Clearly, security is the single-most important factor in designing the perfect data center. You’ve got to shield your business from attacks from the outside. But once that’s out of the way, you still face a world of attacks from the inside—the normal demands put on your data center by your customers and employees.
This truth is greater than ever before, thanks to digital transformation. Organizations of all sizes are experiencing a growing dependency on a number of applications to keep them competitive, and even more, are moving to the cloud.
This can be a double-edged sword. More apps mean greater agility, but also more points for failure. In a survey by HPE, 45% of enterprises reported running 500 or more business applications. These are complex webs we’re weaving.
In a less complex era, IT could afford to adopt a reactive strategy: solve problems once they emerge. That standard needs to change, now that we’re in an era in which a data center outage could mean a massive amount of core functionality going offline. Instead of reacting, enterprises need to think about adapting. They need to prevent problems before they emerge, and continuously improve architectures and configurations. Relying on Band-Aid solutions might not cut it anymore.
Let’s break this down and look at three major non-security issues that are faced by modern IT, and then get to some idea of how to move forward.
Unplanned downtime is disastrous. First of all, it’s bad for the reputation of your business. In May 2017, British Airways made headlines around the world when a data center failure resulted in more than 400 flight cancellations and 75,000 grounded passengers. That’s not exactly good press.
While most unplanned outages don’t result in grounded passengers, most do result in grounded data and the hefty costs. This can mean lost business from customers being unable to purchase your services and more lost revenue from employees being unable to work. On top of that, it takes time and expense to figure out the sources of the outage and the costs of new equipment.
According to a Ponemon Institute study from 2016, each data center outage costs its enterprise an average of $740,257, between lost revenue, recovery, equipment costs, etc. This isn’t an uncommon event. In 2013, Ponemon reported that 91% of respondents had some sort of unplanned outage. The ubiquity of outages suggests that there’s a need for an entirely new approach to data center management.
The App-Data Gap
Outages aren’t the only problem, though. Even if your system stays up, there’s no guarantee of achieving peak performance. When an application is not performing as expected, finding the cause(s) of the performance problem is a complicated affair. There are many variables between the app and the data. This application is suffering from the app-data gap.
This has obvious consequences: your customers will buy less stuff if your systems run slowly, and your team won’t work as quickly. But there are also some less-obvious consequences: the app-data gap can limit innovation, by encouraging companies to stick to tried-and-tested apps, rather than experimenting with new apps that might lead to performance issues.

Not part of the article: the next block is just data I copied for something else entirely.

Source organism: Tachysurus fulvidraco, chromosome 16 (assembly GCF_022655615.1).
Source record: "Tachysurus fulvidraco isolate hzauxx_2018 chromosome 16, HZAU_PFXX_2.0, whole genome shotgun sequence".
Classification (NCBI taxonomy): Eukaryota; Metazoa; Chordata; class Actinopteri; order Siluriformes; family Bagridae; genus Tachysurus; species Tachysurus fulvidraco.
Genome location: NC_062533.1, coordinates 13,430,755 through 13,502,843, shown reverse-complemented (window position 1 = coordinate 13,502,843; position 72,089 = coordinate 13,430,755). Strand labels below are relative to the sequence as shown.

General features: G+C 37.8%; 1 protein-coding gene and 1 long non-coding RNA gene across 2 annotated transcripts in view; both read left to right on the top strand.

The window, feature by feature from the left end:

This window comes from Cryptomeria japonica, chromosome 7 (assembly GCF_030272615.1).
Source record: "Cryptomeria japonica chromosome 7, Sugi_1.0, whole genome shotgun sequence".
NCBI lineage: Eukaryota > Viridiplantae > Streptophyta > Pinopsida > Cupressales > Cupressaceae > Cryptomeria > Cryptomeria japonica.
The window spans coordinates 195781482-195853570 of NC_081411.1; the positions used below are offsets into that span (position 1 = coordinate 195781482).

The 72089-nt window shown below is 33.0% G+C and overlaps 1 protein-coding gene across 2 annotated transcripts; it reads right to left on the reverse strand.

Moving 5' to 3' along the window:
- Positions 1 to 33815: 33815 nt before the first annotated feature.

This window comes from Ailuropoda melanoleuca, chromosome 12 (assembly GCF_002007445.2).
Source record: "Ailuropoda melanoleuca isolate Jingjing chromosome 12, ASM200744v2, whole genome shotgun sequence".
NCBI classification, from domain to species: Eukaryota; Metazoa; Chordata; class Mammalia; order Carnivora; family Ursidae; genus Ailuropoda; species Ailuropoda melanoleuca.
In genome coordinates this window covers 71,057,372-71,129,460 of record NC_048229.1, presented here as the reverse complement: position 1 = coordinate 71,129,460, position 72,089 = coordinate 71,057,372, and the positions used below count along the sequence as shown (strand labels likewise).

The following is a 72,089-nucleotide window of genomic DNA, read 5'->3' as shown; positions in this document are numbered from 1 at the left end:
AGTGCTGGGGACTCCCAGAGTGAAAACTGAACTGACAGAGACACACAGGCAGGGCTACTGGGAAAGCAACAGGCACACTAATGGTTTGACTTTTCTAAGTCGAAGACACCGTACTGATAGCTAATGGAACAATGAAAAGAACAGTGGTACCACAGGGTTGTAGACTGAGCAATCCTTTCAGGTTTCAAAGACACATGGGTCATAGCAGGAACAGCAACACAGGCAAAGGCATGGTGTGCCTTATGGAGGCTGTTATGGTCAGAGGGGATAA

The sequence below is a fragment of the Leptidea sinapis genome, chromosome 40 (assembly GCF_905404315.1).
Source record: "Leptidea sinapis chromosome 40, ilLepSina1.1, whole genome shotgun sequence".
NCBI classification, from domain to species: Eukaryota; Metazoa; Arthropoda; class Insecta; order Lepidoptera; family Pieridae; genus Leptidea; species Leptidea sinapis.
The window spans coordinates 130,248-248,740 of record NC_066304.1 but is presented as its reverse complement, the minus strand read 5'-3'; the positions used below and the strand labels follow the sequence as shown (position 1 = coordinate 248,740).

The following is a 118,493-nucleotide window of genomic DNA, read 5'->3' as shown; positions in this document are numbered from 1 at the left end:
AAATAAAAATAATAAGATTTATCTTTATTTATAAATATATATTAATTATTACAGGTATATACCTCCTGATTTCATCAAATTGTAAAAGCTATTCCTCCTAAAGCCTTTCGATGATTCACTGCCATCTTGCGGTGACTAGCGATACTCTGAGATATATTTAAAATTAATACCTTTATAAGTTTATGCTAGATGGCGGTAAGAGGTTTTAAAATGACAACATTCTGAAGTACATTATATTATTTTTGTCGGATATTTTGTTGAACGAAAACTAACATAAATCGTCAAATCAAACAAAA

There’s a tendency to blame the sluggish performance on storage, which entails a simple solution: throwing money at the problem by buying faster stuff. But HPE’s research has shown that 54% of app-data issues are not directly caused by storage. The issues could be a result of any number of interlocking problems, from best practice errors to the configuration, to interoperability snags. Maybe multipathing isn’t set up correctly. Maybe you’ve got under-provisioned hosts or incorrect virtual network configurations.
The point is, that the cause of app-data gaps can be tough to diagnose, let alone fix. This doesn’t mean support is incompetent; the complexity of app-data issues means that they’re inherently difficult. What it means is that there’s got to be a way to leverage a deeper understanding of the whole system.
Struggling For Support
In absence of that, triage can take a tremendous amount of time. According to the Enterprise Strategy Group, 50% of enterprises using a traditional data center wait 1-4 days for serious data issues to be diagnosed and resolved. Moreover, that’s after vendors have been contacted. Figuring out which vendor is responsible isn’t always easy. Is it hardware? Software? Connectivity? This is why 65% of those firms have dedicated storage teams, who spend their time fine-tuning data center issues as well as dealing with vendor support. This leads to an average of $240,401 in OpEx, just for storage. There has to be a better way.
There are a few ways forward. One way is to buy more hardware, establish more protocol, train more staff, and hope for the best. But given the budget outlays involved in that, and the limitations created by human error, it’s not necessarily the most efficient route.
Another idea presents itself: using the magic of AI (Artificial Intelligence) to enhance the data center. This type of machine learning presents several advantages. It can mine huge amounts of historical data to attain deep knowledge of data center pain points, and create detailed metrics for what causes storage issues. That means solving some of them before they start, and making it easier to determine the nature of others before they happen. With AI and predictive analytics, data centers can rely less on support and empower those teams for problems where they’re required.